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Busy Reader: Get To The Point

California, USA
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  • Benjamin Franklin: An American Life

  • By: Walter Isaacson
  • Narrated by: Nelson Runger
  • Length: 24 hrs and 45 mins
  • Unabridged
  • Overall
    4.5 out of 5 stars 3,888
  • Performance
    4.5 out of 5 stars 3,470
  • Story
    4.5 out of 5 stars 3,456

Benjamin Franklin is the founding father who winks at us - an ambitious urban entrepreneur who rose up the social ladder, from leather-aproned shopkeeper to dining with kings. In best-selling author Walter Isaacson's vivid and witty full-scale biography, we discover why Franklin turns to us from history's stage with eyes that twinkle from behind his new-fangled spectacles. In Benjamin Franklin, Isaacson shows how Franklin defines both his own time and ours. The most interesting thing that Franklin invented, and continually reinvented, was himself.

  • 4 out of 5 stars
  • Good book, not crazy about the narrator

  • By Cathi on 07-20-13

Fair Writing, Unfortunate Voice

Overall
3 out of 5 stars
Performance
2 out of 5 stars
Story
3 out of 5 stars

Reviewed: 01-31-13

Would you try another book from Walter Isaacson and/or Nelson Runger?

I would encourage listeners to try the abridged edition for two reasons: 1. Isaacson's writing does drag on, especially at the end, when he delivers a dry bones evaluation of Franklin's character. 2. Nelson Runger has a pleasing voice, but he made a critical mistake that is funny and annoying. He speaks all the quotes from Franklin - and there are hundreds of these - in the worst, sing-song, old man voice imaginable. Ironically, the text says it's a shame to categorize Franklin as a "genial codger," while this is exactly the way Runger portrays him. I don't know who made the decision on Franklin's voice. I'm not sure this convention of changing voices works, anyway. I'm in favor of the old, "Quote," "Unquote."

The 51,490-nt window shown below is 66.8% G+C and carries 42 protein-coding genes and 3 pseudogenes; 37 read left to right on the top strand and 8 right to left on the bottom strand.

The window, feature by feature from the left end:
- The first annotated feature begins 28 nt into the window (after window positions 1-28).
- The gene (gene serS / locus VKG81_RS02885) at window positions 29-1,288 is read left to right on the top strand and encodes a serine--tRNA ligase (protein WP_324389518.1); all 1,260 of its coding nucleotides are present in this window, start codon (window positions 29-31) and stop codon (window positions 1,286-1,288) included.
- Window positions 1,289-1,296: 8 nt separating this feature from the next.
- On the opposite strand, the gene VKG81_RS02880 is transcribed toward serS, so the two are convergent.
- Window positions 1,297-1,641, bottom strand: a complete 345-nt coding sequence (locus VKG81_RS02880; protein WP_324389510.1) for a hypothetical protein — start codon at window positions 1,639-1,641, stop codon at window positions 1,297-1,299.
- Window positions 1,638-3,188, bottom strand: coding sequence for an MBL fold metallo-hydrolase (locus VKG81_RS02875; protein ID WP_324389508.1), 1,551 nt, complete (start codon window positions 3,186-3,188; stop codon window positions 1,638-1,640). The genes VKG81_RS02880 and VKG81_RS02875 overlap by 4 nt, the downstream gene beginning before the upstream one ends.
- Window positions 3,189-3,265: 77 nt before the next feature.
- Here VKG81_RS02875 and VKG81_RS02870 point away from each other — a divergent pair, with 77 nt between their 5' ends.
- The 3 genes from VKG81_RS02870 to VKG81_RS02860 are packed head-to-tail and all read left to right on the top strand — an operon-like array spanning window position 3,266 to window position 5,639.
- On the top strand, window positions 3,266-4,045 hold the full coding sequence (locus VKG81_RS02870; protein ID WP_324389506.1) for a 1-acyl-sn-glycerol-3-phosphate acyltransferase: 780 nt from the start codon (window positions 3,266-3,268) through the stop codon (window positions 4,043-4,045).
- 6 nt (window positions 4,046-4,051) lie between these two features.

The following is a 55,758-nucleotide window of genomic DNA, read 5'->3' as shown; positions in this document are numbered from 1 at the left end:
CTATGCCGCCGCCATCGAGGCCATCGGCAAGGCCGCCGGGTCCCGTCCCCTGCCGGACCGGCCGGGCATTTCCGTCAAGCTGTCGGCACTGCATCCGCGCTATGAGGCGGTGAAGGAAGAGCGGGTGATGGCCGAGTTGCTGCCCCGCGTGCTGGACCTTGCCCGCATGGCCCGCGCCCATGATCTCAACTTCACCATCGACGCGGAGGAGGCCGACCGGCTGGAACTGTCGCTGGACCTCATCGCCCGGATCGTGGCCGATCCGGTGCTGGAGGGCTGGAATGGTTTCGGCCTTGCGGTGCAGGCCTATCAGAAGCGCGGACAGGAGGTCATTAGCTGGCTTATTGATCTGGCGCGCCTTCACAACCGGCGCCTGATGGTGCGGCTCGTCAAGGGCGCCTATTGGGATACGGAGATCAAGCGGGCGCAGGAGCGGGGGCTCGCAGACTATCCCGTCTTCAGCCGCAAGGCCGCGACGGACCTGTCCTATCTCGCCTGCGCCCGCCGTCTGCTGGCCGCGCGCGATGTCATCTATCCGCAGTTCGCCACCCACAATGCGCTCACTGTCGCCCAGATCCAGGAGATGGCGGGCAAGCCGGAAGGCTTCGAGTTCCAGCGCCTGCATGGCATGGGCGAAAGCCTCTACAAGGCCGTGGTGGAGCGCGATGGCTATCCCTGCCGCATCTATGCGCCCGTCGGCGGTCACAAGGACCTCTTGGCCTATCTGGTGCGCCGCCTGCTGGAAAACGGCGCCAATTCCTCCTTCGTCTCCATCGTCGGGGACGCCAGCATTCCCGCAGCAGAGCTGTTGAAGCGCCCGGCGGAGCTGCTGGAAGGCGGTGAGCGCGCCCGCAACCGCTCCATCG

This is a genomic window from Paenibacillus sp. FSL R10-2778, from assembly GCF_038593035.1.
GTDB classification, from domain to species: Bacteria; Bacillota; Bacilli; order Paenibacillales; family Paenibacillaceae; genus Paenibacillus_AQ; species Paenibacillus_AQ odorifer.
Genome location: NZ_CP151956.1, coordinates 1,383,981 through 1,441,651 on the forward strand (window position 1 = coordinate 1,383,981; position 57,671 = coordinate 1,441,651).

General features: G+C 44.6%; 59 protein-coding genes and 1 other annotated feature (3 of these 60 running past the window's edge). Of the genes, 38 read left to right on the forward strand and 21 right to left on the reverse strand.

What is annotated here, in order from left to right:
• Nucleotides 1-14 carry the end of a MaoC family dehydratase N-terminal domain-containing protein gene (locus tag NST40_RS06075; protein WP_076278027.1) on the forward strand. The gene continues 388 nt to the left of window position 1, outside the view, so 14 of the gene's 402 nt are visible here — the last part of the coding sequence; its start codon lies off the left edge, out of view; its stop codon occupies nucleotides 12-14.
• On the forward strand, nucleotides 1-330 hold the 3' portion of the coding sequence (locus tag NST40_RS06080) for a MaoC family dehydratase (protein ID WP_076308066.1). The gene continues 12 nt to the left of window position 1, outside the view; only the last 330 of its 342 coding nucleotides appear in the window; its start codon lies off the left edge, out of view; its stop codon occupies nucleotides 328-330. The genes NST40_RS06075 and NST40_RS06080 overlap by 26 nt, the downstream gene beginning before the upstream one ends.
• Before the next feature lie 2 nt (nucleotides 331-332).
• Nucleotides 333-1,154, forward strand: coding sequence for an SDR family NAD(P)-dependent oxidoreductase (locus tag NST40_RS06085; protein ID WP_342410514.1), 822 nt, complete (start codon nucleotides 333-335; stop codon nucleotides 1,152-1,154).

What was your reaction to the ending? (No spoilers please!)

I learned some interesting things about Franklin. He was a typical egomaniac, brilliant at communication, always holding others to standards he avoided himself. For example, he expected his family to follow his instructions and support his politics, even though he chose to spend most of his life far away from them.

  • CrazyBusy

  • By: Edward Hallowell
  • Narrated by: Don Leslie
  • Length: 6 hrs and 58 mins
  • Unabridged
  • Overall
    4 out of 5 stars 89
  • Performance
    4 out of 5 stars 31
  • Story
    4 out of 5 stars 32

Without intending for it to happen or knowing how, when, or why it got started, many people now find that they live in a rush they never wanted. If you feel busier than you've ever been and wonder how this happened and how you can keep up the pace much longer, you are hardly alone.

  • 3 out of 5 stars
  • Crazy Busy-Nothing New

  • By Pamela on 06-18-07

Too Much Talking, Not Enough Ideas

Overall
2 out of 5 stars

Reviewed: 05-03-09

Good: The writing is more than competent. Don Leslie is the best reader now working; wonderful, rich, expressive voice.
Bad: The author simply does not have enough ideas on managing modern life to fill a book this long. He starts off well, then repeats his descriptions of how busy we are, over and over for hours. He even runs out of normal words for our modern, harried life, so makes up several of his own. We must listen as he defines and re-defines these made-up words, uses them in made-up sentences. I can't finish this book, and neither should you. I won't even recommend the abridged version, because that's just three hours of your life, listening to variations on, "We're too busy these days."

2 of 2 people found this review helpful